He also told me that to cater for disabled people the operator had had to put on
          a bus that was 50% more fuel hungry.

          Earlier this year the route was axed, presumably because the relevant local
          authority was short of money. Everyone who lives in Seaton or wants to visit it
          is therefore now excluded from public transport.

          The only fair way of financing disability facilities (or safety facilities) is
          by a special fund that does not impinge on the viability of the service.

          Simon Norton






          The moral test of government is how it treats those who are in the dawn of life . . . the children; those who are in the twilight of life . . . the elderly; and those who are in the shadow of life . . . the sick . . . the needy . . . and the disabled.

          Hubert H. Humphrey

          ---------------------------------
          Yahoo! Mail is the world's favourite email. Don't settle for less, sign up for your freeaccount today.

          [Non-text portions of this message have been removed]
        • Sahar
          I do agree that the whole thing should be made accessible without reducing the service. We have random raised kerbs here in Bristol but hardly any accessible
          Message 4 of 7 , Aug 1, 2007
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            I do agree that the whole thing should be made accessible without reducing the service. We have random raised kerbs here in Bristol but hardly any accessible buses. London didn't bother with raised kerbs but just had buses that either lower or have a fold out ramp. Much better idea and doesn't mean digging up roads.
            But when is the 'sensible' idea ever picked?
            Why is London doing it so well but a city like Bristol is crap? Actually, I can answer that. First Bus (motto, First the Worst). All about money and profits and nothitng about customers. Got to watch the regional director blaming customers for poor bus services - apparently the bus has to stop and pick them up (the horror) - and he was a fat man who got chauffer driven into work. You could extend his reasoning of course, if buses never stopped to pick up passengers they'd never get dirty and run to their timetables!
            I went to Southampton the other day where First is just one company among several. And guess what, frequent clean buses that went everywhere. Low floor too. Funny how First can do it there but not in Bristol where they are the sole company.

            And here's some news from the crips and public transport world....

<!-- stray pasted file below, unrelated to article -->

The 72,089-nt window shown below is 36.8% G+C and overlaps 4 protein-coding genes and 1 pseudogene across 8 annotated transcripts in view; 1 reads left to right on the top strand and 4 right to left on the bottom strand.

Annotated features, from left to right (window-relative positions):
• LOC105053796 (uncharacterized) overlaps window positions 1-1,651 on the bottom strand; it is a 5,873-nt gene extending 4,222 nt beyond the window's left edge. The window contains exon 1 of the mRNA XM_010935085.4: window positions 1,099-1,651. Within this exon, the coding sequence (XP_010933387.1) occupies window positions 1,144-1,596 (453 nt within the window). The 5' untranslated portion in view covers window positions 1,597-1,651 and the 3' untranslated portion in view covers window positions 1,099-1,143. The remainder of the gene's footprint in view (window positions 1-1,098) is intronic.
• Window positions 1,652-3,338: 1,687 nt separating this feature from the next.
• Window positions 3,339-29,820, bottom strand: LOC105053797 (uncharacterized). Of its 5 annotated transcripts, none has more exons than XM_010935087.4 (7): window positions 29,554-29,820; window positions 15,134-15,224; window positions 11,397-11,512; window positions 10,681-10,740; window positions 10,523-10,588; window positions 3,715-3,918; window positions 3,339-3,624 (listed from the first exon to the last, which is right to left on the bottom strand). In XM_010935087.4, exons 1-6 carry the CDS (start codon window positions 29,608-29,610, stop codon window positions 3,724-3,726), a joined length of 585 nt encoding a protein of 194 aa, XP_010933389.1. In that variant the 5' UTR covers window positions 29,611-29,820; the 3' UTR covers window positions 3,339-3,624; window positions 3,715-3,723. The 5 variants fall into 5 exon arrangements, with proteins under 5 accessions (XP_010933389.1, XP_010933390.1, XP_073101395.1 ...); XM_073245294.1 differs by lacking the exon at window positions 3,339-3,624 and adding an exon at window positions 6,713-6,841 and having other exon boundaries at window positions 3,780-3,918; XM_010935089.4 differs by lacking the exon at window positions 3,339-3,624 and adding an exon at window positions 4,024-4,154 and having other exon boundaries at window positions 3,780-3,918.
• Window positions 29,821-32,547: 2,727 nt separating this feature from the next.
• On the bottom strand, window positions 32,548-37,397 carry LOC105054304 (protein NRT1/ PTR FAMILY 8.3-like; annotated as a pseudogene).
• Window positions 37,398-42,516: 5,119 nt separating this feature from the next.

http://bristol.indymedia.org/newswire.php?story_id=26563

            And possible news on better PT for Bristol (although possibly more commitees using money rather than doing anything...)

            http://www.bristol.indymedia.org/newswire.php?story_id=26650Array&sc=1



            Simon Norton <S.Norton@...> wrote:
            There are many able bodied people who are excluded from public transport,
            because it does not exist in their areas. Many people on this group have
            complained about this. This is mainly in the US but even in the UK public
            transport is not as comprehensive as it should be.

            Take for example the village of Seaton in Rutland. Once I was travelling on a
            bus going through it and the driver showed me a case of a curb that had been
            adapted so that wheelchair users could use it. He also said that this facility
            had never been used.

            He also told me that to cater for disabled people the operator had had to put on
            a bus that was 50% more fuel hungry.

            Earlier this year the route was axed, presumably because the relevant local
            authority was short of money. Everyone who lives in Seaton or wants to visit it
            is therefore now excluded from public transport.

            The only fair way of financing disability facilities (or safety facilities) is
            by a special fund that does not impinge on the viability of the service.

            Simon Norton






            The moral test of government is how it treats those who are in the dawn of life . . . the children; those who are in the twilight of life . . . the elderly; and those who are in the shadow of life . . . the sick . . . the needy . . . and the disabled.

            Hubert H. Humphrey

            ---------------------------------
            Yahoo! Mail is the world's favourite email. Don't settle for less, sign up for your freeaccount today.

            [Non-text portions of this message have been removed]
          • Simon Norton
            I m not saying that it s not worth giving disabled people access to public transport, just that putting the burden for financing this solely on able bodied
            Message 5 of 7 , Aug 1, 2007
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              I'm not saying that it's not worth giving disabled people access to public
              transport, just that putting the burden for financing this solely on able bodied
              public transport users (or on funding to support the public transport needed
              both by them and by disabled people) is counter productive. There's no point in
              having the most accessible bus service in the world if it's axed due to lack of
              funding.

              Simon Norton